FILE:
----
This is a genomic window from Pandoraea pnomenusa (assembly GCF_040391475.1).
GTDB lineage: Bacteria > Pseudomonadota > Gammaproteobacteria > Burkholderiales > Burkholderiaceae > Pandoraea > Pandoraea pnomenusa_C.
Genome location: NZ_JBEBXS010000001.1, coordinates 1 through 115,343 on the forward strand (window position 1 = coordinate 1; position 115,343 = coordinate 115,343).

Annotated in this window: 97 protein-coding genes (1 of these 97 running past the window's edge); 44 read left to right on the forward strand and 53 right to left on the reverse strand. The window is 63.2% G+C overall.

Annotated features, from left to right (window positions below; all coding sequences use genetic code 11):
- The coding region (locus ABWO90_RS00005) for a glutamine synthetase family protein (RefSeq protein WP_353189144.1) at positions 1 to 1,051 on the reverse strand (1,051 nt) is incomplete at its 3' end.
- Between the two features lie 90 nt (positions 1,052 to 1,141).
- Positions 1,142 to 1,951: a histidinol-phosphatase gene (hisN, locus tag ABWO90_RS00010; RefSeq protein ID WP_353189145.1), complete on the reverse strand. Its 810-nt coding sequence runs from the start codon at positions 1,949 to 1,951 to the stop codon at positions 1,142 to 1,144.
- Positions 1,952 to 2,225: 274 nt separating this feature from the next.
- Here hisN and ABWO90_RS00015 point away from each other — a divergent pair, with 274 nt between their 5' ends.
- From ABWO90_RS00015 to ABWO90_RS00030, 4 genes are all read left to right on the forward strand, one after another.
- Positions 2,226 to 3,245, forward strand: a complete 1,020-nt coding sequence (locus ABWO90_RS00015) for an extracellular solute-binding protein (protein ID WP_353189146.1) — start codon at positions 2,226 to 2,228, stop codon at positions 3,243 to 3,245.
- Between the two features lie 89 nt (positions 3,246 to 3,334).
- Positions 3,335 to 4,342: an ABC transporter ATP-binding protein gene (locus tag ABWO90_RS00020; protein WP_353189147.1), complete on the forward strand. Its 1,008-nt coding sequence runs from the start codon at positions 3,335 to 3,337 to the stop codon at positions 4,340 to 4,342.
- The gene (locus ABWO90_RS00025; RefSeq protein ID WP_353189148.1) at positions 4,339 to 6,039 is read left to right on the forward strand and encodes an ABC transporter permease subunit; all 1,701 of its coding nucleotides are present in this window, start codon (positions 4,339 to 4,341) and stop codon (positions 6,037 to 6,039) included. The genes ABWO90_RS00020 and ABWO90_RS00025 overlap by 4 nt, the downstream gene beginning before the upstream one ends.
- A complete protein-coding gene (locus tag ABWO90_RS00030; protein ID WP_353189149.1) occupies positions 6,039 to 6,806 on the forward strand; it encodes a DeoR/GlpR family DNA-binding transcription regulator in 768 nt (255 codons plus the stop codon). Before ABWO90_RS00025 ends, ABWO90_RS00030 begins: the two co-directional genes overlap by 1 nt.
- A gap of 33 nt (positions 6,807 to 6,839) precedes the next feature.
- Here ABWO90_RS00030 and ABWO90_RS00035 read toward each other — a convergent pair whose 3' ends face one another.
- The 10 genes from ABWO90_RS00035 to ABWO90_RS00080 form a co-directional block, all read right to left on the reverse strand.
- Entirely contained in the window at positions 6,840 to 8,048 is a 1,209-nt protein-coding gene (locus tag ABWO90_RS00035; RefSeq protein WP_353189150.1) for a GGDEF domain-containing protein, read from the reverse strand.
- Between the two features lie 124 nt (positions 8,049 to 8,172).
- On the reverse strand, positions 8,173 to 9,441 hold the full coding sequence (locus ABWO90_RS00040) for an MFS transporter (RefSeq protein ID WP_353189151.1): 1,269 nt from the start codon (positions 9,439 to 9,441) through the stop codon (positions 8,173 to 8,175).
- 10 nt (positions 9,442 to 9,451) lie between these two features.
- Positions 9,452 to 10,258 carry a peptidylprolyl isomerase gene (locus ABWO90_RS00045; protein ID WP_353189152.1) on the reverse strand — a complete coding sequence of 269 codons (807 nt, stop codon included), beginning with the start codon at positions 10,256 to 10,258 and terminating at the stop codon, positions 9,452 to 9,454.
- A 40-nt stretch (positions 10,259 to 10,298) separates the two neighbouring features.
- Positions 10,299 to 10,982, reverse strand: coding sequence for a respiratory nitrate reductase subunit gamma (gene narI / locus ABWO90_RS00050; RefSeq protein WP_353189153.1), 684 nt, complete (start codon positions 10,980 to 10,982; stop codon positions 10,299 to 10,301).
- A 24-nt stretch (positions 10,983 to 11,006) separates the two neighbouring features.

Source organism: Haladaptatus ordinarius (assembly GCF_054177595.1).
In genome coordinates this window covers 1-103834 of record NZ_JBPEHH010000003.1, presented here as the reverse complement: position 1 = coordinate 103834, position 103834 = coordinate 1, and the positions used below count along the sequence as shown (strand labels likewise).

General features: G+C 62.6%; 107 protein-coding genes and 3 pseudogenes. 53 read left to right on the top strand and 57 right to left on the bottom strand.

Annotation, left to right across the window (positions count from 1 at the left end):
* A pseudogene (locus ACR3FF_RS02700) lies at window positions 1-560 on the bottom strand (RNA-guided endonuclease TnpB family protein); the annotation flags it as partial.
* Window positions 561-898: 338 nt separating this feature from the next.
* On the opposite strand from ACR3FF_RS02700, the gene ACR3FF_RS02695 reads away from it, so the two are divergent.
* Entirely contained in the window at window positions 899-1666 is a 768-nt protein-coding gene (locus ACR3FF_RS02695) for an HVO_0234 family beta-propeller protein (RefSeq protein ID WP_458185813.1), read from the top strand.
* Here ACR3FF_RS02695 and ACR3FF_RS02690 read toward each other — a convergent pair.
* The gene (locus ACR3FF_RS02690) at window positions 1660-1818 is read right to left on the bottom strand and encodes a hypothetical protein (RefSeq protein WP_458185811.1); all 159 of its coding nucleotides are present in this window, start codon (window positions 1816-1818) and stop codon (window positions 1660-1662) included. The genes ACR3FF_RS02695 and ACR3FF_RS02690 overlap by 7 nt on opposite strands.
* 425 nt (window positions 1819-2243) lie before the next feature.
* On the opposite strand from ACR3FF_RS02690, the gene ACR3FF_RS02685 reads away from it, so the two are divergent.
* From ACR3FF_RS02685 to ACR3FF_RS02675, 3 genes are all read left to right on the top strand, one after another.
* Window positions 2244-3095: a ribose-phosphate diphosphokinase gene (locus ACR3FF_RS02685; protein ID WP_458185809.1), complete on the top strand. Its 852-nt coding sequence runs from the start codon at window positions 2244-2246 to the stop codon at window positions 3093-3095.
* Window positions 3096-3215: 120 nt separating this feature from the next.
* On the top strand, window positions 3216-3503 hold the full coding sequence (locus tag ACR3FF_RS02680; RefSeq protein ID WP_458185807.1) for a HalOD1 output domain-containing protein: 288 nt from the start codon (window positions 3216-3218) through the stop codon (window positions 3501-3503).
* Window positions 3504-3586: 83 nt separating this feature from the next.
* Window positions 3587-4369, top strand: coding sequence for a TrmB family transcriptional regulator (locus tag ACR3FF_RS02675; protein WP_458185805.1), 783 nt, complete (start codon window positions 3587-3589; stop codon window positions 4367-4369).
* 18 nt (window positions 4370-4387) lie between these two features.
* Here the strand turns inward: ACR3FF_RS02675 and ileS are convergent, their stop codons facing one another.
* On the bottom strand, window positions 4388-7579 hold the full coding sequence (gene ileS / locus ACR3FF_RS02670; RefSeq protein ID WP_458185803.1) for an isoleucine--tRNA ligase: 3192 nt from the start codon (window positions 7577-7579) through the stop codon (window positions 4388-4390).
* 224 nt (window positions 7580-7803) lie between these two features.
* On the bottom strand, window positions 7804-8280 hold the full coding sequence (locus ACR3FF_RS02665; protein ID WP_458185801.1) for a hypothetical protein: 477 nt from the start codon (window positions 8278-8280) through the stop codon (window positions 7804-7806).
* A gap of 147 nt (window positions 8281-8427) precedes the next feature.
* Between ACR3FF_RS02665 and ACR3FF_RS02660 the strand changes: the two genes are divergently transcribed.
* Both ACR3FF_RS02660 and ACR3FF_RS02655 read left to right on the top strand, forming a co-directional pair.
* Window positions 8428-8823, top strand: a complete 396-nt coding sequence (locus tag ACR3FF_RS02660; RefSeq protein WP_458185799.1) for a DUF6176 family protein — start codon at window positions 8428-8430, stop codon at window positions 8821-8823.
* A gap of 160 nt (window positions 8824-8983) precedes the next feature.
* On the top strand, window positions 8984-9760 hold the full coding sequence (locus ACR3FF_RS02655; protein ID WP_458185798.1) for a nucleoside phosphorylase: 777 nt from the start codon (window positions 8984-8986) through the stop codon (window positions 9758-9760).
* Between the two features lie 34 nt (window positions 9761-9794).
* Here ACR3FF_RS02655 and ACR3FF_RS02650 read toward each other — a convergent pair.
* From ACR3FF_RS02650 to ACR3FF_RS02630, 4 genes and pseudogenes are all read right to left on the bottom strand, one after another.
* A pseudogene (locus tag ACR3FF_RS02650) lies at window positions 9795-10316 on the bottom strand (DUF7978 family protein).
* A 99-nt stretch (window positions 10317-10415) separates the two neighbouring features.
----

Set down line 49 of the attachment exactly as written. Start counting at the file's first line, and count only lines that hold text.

* 224 nt (window positions 7580-7803) lie between these two features.